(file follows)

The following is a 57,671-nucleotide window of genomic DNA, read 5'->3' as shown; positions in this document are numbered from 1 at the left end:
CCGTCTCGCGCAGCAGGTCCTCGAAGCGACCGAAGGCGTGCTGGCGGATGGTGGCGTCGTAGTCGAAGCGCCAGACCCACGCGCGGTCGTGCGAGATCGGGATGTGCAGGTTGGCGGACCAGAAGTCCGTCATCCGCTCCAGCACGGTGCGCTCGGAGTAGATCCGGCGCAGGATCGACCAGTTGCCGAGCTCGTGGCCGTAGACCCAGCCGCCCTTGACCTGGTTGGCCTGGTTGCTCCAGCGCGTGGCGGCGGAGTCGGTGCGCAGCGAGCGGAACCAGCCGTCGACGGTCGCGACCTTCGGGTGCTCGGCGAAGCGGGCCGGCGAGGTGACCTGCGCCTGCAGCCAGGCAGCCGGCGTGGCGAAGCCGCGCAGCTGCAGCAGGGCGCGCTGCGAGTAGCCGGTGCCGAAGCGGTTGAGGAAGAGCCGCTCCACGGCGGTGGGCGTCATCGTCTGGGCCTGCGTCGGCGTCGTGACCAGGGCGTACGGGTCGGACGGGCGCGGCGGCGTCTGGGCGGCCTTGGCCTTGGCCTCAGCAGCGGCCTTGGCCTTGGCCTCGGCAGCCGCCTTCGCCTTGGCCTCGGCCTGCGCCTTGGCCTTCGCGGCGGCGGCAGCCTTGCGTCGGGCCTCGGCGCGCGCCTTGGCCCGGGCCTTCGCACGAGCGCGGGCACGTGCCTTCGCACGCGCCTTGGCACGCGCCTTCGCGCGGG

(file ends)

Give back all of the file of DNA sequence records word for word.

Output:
The following is a 57,671-nucleotide window of genomic DNA, read 5'->3' as shown; positions in this document are numbered from 1 at the left end:
CCGTCTCGCGCAGCAGGTCCTCGAAGCGACCGAAGGCGTGCTGGCGGATGGTGGCGTCGTAGTCGAAGCGCCAGACCCACGCGCGGTCGTGCGAGATCGGGATGTGCAGGTTGGCGGACCAGAAGTCCGTCATCCGCTCCAGCACGGTGCGCTCGGAGTAGATCCGGCGCAGGATCGACCAGTTGCCGAGCTCGTGGCCGTAGACCCAGCCGCCCTTGACCTGGTTGGCCTGGTTGCTCCAGCGCGTGGCGGCGGAGTCGGTGCGCAGCGAGCGGAACCAGCCGTCGACGGTCGCGACCTTCGGGTGCTCGGCGAAGCGGGCCGGCGAGGTGACCTGCGCCTGCAGCCAGGCAGCCGGCGTGGCGAAGCCGCGCAGCTGCAGCAGGGCGCGCTGCGAGTAGCCGGTGCCGAAGCGGTTGAGGAAGAGCCGCTCCACGGCGGTGGGCGTCATCGTCTGGGCCTGCGTCGGCGTCGTGACCAGGGCGTACGGGTCGGACGGGCGCGGCGGCGTCTGGGCGGCCTTGGCCTTGGCCTCAGCAGCGGCCTTGGCCTTGGCCTCGGCAGCCGCCTTCGCCTTGGCCTCGGCCTGCGCCTTGGCCTTCGCGGCGGCGGCAGCCTTGCGTCGGGCCTCGGCGCGCGCCTTGGCCCGGGCCTTCGCACGAGCGCGGGCACGTGCCTTCGCACGCGCCTTGGCACGCGCCTTCGCGCGGG